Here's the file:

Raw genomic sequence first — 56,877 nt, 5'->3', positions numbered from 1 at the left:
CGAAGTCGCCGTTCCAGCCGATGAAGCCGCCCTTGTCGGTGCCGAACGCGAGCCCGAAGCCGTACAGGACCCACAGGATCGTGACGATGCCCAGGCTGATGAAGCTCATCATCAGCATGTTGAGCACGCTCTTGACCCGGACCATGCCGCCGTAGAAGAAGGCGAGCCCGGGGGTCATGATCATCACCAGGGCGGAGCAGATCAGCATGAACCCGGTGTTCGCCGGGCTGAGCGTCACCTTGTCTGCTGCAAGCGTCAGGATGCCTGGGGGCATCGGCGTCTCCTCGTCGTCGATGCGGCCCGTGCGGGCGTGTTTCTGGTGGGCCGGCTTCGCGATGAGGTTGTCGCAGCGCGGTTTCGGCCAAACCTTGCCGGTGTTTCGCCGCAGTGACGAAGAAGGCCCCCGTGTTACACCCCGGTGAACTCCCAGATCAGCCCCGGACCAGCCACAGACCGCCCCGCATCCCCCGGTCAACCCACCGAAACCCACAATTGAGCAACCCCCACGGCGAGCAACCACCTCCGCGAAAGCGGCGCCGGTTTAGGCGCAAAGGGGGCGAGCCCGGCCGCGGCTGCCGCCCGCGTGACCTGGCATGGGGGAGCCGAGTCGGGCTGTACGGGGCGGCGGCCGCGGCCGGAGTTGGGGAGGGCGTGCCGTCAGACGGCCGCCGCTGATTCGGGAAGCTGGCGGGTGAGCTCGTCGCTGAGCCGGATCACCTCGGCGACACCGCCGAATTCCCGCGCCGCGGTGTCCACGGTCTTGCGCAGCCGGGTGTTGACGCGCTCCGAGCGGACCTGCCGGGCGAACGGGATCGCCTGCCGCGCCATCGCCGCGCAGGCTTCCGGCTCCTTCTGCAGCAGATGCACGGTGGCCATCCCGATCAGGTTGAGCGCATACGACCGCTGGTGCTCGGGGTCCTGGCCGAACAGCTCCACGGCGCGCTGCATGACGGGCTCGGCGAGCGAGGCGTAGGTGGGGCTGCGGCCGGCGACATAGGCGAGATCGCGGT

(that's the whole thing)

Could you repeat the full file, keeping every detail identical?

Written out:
Raw genomic sequence first — 56,877 nt, 5'->3', positions numbered from 1 at the left:
CGAAGTCGCCGTTCCAGCCGATGAAGCCGCCCTTGTCGGTGCCGAACGCGAGCCCGAAGCCGTACAGGACCCACAGGATCGTGACGATGCCCAGGCTGATGAAGCTCATCATCAGCATGTTGAGCACGCTCTTGACCCGGACCATGCCGCCGTAGAAGAAGGCGAGCCCGGGGGTCATGATCATCACCAGGGCGGAGCAGATCAGCATGAACCCGGTGTTCGCCGGGCTGAGCGTCACCTTGTCTGCTGCAAGCGTCAGGATGCCTGGGGGCATCGGCGTCTCCTCGTCGTCGATGCGGCCCGTGCGGGCGTGTTTCTGGTGGGCCGGCTTCGCGATGAGGTTGTCGCAGCGCGGTTTCGGCCAAACCTTGCCGGTGTTTCGCCGCAGTGACGAAGAAGGCCCCCGTGTTACACCCCGGTGAACTCCCAGATCAGCCCCGGACCAGCCACAGACCGCCCCGCATCCCCCGGTCAACCCACCGAAACCCACAATTGAGCAACCCCCACGGCGAGCAACCACCTCCGCGAAAGCGGCGCCGGTTTAGGCGCAAAGGGGGCGAGCCCGGCCGCGGCTGCCGCCCGCGTGACCTGGCATGGGGGAGCCGAGTCGGGCTGTACGGGGCGGCGGCCGCGGCCGGAGTTGGGGAGGGCGTGCCGTCAGACGGCCGCCGCTGATTCGGGAAGCTGGCGGGTGAGCTCGTCGCTGAGCCGGATCACCTCGGCGACACCGCCGAATTCCCGCGCCGCGGTGTCCACGGTCTTGCGCAGCCGGGTGTTGACGCGCTCCGAGCGGACCTGCCGGGCGAACGGGATCGCCTGCCGCGCCATCGCCGCGCAGGCTTCCGGCTCCTTCTGCAGCAGATGCACGGTGGCCATCCCGATCAGGTTGAGCGCATACGACCGCTGGTGCTCGGGGTCCTGGCCGAACAGCTCCACGGCGCGCTGCATGACGGGCTCGGCGAGCGAGGCGTAGGTGGGGCTGCGGCCGGCGACATAGGCGAGATCGCGGT